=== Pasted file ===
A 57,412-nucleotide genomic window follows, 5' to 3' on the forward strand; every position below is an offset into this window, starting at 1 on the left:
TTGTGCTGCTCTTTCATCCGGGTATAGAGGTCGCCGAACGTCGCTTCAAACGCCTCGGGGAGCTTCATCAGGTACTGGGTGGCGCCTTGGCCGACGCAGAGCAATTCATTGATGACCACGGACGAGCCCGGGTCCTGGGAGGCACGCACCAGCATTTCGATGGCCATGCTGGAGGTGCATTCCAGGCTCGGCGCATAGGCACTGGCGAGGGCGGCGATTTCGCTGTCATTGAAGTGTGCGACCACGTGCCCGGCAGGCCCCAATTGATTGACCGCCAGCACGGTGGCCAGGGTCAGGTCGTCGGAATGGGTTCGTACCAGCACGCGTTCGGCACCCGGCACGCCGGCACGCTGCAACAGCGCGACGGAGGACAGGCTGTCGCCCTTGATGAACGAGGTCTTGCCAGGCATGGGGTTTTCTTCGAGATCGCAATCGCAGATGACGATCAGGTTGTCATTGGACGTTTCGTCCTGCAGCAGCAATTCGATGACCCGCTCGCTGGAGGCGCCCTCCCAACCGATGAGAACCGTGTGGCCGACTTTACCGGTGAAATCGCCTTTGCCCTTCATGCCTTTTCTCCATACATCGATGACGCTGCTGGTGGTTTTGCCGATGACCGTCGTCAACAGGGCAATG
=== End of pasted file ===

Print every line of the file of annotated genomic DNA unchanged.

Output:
A 57,412-nucleotide genomic window follows, 5' to 3' on the forward strand; every position below is an offset into this window, starting at 1 on the left:
TTGTGCTGCTCTTTCATCCGGGTATAGAGGTCGCCGAACGTCGCTTCAAACGCCTCGGGGAGCTTCATCAGGTACTGGGTGGCGCCTTGGCCGACGCAGAGCAATTCATTGATGACCACGGACGAGCCCGGGTCCTGGGAGGCACGCACCAGCATTTCGATGGCCATGCTGGAGGTGCATTCCAGGCTCGGCGCATAGGCACTGGCGAGGGCGGCGATTTCGCTGTCATTGAAGTGTGCGACCACGTGCCCGGCAGGCCCCAATTGATTGACCGCCAGCACGGTGGCCAGGGTCAGGTCGTCGGAATGGGTTCGTACCAGCACGCGTTCGGCACCCGGCACGCCGGCACGCTGCAACAGCGCGACGGAGGACAGGCTGTCGCCCTTGATGAACGAGGTCTTGCCAGGCATGGGGTTTTCTTCGAGATCGCAATCGCAGATGACGATCAGGTTGTCATTGGACGTTTCGTCCTGCAGCAGCAATTCGATGACCCGCTCGCTGGAGGCGCCCTCCCAACCGATGAGAACCGTGTGGCCGACTTTACCGGTGAAATCGCCTTTGCCCTTCATGCCTTTTCTCCATACATCGATGACGCTGCTGGTGGTTTTGCCGATGACCGTCGTCAACAGGGCAATG